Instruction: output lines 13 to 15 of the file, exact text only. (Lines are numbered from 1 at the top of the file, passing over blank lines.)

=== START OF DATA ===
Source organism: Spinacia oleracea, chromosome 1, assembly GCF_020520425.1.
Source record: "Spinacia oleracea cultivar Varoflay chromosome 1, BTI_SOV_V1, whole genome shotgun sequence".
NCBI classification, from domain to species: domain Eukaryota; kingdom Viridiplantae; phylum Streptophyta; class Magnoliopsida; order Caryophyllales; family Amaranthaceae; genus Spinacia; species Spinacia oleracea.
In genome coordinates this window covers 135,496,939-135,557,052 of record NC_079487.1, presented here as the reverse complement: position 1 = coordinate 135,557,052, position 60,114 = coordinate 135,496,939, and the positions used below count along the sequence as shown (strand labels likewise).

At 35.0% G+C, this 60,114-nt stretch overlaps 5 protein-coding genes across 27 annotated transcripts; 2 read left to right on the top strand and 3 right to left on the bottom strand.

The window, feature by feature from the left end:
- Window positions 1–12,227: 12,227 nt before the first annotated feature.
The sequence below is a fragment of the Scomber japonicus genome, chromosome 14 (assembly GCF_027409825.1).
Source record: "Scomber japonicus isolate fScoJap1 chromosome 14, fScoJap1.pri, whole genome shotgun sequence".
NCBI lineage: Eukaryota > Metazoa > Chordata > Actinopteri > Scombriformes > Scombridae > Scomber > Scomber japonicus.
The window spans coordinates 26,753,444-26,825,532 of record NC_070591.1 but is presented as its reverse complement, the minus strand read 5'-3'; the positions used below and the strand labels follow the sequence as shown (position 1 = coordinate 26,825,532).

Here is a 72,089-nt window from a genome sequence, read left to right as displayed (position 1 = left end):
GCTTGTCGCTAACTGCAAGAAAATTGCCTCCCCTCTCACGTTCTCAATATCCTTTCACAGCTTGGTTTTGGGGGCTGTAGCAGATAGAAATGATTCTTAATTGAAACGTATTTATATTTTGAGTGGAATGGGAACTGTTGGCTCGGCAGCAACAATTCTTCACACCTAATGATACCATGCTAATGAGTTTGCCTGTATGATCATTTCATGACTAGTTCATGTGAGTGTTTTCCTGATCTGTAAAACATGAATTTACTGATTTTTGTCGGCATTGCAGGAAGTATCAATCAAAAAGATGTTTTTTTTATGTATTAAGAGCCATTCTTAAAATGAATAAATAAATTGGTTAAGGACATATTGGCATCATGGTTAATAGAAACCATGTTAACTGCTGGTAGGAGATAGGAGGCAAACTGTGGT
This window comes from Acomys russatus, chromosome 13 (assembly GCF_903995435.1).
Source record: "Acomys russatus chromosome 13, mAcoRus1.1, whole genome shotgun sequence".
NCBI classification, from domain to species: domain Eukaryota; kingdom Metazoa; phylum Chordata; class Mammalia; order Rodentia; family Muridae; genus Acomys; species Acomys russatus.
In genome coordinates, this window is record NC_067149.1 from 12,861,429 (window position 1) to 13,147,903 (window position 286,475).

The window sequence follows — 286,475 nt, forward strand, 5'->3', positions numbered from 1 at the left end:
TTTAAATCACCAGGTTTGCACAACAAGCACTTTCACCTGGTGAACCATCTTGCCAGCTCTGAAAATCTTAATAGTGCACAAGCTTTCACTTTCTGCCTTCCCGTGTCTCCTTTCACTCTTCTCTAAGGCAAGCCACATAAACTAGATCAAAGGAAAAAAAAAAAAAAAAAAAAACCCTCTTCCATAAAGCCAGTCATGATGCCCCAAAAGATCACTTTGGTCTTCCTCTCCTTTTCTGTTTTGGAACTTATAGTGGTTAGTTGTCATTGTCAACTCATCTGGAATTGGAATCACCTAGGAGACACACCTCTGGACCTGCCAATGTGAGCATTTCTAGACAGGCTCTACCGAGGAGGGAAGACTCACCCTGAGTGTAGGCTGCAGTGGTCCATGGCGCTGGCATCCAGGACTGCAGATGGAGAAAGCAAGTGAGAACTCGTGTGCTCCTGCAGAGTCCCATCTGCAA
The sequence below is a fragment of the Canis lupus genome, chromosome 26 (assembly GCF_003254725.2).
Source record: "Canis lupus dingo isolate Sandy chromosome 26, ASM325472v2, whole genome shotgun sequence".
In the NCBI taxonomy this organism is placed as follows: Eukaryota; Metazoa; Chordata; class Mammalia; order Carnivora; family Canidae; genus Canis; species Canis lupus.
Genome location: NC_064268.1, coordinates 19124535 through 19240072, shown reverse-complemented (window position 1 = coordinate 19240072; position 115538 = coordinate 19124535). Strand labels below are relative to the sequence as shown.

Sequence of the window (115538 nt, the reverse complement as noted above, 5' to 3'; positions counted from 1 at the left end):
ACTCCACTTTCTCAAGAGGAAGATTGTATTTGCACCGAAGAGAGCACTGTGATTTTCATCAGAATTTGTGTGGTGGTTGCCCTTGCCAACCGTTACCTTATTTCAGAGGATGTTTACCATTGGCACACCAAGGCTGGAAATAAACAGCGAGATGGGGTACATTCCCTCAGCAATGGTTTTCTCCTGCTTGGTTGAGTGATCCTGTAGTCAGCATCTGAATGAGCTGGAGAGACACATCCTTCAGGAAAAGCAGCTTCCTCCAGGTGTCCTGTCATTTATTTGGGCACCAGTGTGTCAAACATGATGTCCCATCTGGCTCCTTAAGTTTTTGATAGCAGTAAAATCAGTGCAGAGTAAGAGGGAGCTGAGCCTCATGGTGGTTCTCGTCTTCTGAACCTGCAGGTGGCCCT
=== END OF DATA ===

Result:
GCTTGTCGCTAACTGCAAGAAAATTGCCTCCCCTCTCACGTTCTCAATATCCTTTCACAGCTTGGTTTTGGGGGCTGTAGCAGATAGAAATGATTCTTAATTGAAACGTATTTATATTTTGAGTGGAATGGGAACTGTTGGCTCGGCAGCAACAATTCTTCACACCTAATGATACCATGCTAATGAGTTTGCCTGTATGATCATTTCATGACTAGTTCATGTGAGTGTTTTCCTGATCTGTAAAACATGAATTTACTGATTTTTGTCGGCATTGCAGGAAGTATCAATCAAAAAGATGTTTTTTTTATGTATTAAGAGCCATTCTTAAAATGAATAAATAAATTGGTTAAGGACATATTGGCATCATGGTTAATAGAAACCATGTTAACTGCTGGTAGGAGATAGGAGGCAAACTGTGGT
This window comes from Acomys russatus, chromosome 13 (assembly GCF_903995435.1).
Source record: "Acomys russatus chromosome 13, mAcoRus1.1, whole genome shotgun sequence".